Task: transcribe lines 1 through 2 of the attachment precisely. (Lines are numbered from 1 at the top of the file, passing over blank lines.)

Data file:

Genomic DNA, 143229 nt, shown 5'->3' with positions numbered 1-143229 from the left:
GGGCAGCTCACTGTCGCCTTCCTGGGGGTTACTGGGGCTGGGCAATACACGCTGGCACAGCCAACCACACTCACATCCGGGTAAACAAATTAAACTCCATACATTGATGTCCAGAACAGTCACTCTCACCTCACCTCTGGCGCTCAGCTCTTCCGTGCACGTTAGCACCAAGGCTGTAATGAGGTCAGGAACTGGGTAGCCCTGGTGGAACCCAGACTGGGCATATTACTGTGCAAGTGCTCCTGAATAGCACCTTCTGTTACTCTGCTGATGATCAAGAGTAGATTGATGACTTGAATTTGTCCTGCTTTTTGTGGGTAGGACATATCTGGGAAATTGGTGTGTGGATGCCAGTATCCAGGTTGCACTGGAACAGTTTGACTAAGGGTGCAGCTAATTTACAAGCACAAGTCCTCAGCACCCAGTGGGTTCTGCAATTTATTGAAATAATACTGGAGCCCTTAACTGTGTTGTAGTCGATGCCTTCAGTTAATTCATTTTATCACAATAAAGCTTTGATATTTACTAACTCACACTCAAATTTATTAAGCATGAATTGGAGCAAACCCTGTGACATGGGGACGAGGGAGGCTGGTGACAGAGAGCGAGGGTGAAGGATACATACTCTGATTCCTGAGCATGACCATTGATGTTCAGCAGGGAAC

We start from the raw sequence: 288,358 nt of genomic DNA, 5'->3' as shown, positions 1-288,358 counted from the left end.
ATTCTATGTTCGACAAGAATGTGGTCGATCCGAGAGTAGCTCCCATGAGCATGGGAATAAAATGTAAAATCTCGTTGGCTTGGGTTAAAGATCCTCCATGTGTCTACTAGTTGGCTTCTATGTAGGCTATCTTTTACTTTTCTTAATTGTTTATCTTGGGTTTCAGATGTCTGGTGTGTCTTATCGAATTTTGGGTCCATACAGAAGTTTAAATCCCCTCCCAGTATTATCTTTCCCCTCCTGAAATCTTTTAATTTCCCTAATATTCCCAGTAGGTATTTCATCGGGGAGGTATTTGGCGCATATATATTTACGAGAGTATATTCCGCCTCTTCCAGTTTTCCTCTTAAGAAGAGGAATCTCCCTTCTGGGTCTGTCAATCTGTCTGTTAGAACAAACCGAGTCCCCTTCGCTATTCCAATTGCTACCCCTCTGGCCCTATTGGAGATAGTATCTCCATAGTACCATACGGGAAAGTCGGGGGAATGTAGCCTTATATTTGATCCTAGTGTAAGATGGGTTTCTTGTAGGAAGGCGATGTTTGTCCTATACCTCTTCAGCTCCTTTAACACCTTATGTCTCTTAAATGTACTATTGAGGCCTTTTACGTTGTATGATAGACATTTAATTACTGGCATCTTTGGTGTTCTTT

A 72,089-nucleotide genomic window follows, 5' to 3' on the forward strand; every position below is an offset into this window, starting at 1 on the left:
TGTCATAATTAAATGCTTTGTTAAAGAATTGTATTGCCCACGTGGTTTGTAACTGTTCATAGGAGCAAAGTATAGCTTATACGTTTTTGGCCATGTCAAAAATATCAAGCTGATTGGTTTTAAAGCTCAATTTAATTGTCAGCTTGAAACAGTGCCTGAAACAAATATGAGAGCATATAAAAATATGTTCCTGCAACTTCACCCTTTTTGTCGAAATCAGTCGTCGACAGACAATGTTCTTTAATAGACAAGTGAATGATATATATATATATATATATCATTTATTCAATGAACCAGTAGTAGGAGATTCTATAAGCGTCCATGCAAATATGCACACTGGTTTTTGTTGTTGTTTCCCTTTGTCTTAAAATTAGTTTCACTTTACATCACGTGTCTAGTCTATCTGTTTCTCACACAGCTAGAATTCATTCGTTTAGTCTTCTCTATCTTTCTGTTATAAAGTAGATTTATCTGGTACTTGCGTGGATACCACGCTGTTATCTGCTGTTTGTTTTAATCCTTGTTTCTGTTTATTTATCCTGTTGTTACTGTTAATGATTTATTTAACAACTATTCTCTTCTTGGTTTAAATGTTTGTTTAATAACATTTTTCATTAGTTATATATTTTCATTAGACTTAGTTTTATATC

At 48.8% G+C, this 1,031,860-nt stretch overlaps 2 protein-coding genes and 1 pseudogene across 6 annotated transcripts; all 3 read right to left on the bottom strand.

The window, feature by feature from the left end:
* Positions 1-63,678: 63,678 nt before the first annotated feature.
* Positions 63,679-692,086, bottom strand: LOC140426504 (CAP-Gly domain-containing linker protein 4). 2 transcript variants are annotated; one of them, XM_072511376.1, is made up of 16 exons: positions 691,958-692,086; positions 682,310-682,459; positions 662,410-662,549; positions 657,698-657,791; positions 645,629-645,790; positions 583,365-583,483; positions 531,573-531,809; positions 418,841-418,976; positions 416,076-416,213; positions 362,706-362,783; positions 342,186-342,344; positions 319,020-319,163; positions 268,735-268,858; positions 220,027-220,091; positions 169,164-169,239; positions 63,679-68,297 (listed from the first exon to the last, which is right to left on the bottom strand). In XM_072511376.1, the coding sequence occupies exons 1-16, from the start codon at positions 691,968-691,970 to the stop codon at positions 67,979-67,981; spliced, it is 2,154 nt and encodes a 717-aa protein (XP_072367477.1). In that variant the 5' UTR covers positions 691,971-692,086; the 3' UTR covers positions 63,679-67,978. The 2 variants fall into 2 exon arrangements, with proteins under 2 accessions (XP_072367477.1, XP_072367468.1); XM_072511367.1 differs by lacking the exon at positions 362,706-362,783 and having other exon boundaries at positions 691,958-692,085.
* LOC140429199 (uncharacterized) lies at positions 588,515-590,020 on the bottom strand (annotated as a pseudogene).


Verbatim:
Genomic DNA, 143229 nt, shown 5'->3' with positions numbered 1-143229 from the left:
GGGCAGCTCACTGTCGCCTTCCTGGGGGTTACTGGGGCTGGGCAATACACGCTGGCACAGCCAACCACACTCACATCCGGGTAAACAAATTAAACTCCATACATTGATGTCCAGAACAGTCACTCTCACCTCACCTCTGGCGCTCAGCTCTTCCGTGCACGTTAGCACCAAGGCTGTAATGAGGTCAGGAACTGGGTAGCCCTGGTGGAACCCAGACTGGGCATATTACTGTGCAAGTGCTCCTGAATAGCACCTTCTGTTACTCTGCTGATGATCAAGAGTAGATTGATGACTTGAATTTGTCCTGCTTTTTGTGGGTAGGACATATCTGGGAAATTGGTGTGTGGATGCCAGTATCCAGGTTGCACTGGAACAGTTTGACTAAGGGTGCAGCTAATTTACAAGCACAAGTCCTCAGCACCCAGTGGGTTCTGCAATTTATTGAAATAATACTGGAGCCCTTAACTGTGTTGTAGTCGATGCCTTCAGTTAATTCATTTTATCACAATAAAGCTTTGATATTTACTAACTCACACTCAAATTTATTAAGCATGAATTGGAGCAAACCCTGTGACATGGGGACGAGGGAGGCTGGTGACAGAGAGCGAGGGTGAAGGATACATACTCTGATTCCTGAGCATGACCATTGATGTTCAGCAGGGAAC